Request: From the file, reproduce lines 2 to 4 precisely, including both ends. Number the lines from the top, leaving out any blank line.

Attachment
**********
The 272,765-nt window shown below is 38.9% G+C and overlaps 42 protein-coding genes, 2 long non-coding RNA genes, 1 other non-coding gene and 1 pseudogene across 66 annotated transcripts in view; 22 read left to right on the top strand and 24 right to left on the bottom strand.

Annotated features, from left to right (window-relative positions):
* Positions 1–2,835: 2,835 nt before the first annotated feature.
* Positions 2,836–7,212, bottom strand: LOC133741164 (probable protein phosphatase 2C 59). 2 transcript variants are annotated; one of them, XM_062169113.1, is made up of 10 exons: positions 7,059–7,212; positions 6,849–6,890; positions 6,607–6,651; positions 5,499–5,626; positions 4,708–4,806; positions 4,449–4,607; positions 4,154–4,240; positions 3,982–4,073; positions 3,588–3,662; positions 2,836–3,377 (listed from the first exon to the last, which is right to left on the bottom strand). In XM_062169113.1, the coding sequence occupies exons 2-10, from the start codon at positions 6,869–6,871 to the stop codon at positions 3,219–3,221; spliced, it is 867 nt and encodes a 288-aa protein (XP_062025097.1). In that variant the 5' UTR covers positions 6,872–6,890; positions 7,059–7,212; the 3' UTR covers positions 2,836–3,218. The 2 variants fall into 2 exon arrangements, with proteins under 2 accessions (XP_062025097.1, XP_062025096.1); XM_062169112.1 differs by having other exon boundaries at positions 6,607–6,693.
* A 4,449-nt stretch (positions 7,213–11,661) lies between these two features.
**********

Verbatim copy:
Annotated features, from left to right (window-relative positions):
* Positions 1–2,835: 2,835 nt before the first annotated feature.
* Positions 2,836–7,212, bottom strand: LOC133741164 (probable protein phosphatase 2C 59). 2 transcript variants are annotated; one of them, XM_062169113.1, is made up of 10 exons: positions 7,059–7,212; positions 6,849–6,890; positions 6,607–6,651; positions 5,499–5,626; positions 4,708–4,806; positions 4,449–4,607; positions 4,154–4,240; positions 3,982–4,073; positions 3,588–3,662; positions 2,836–3,377 (listed from the first exon to the last, which is right to left on the bottom strand). In XM_062169113.1, the coding sequence occupies exons 2-10, from the start codon at positions 6,869–6,871 to the stop codon at positions 3,219–3,221; spliced, it is 867 nt and encodes a 288-aa protein (XP_062025097.1). In that variant the 5' UTR covers positions 6,872–6,890; positions 7,059–7,212; the 3' UTR covers positions 2,836–3,218. The 2 variants fall into 2 exon arrangements, with proteins under 2 accessions (XP_062025097.1, XP_062025096.1); XM_062169112.1 differs by having other exon boundaries at positions 6,607–6,693.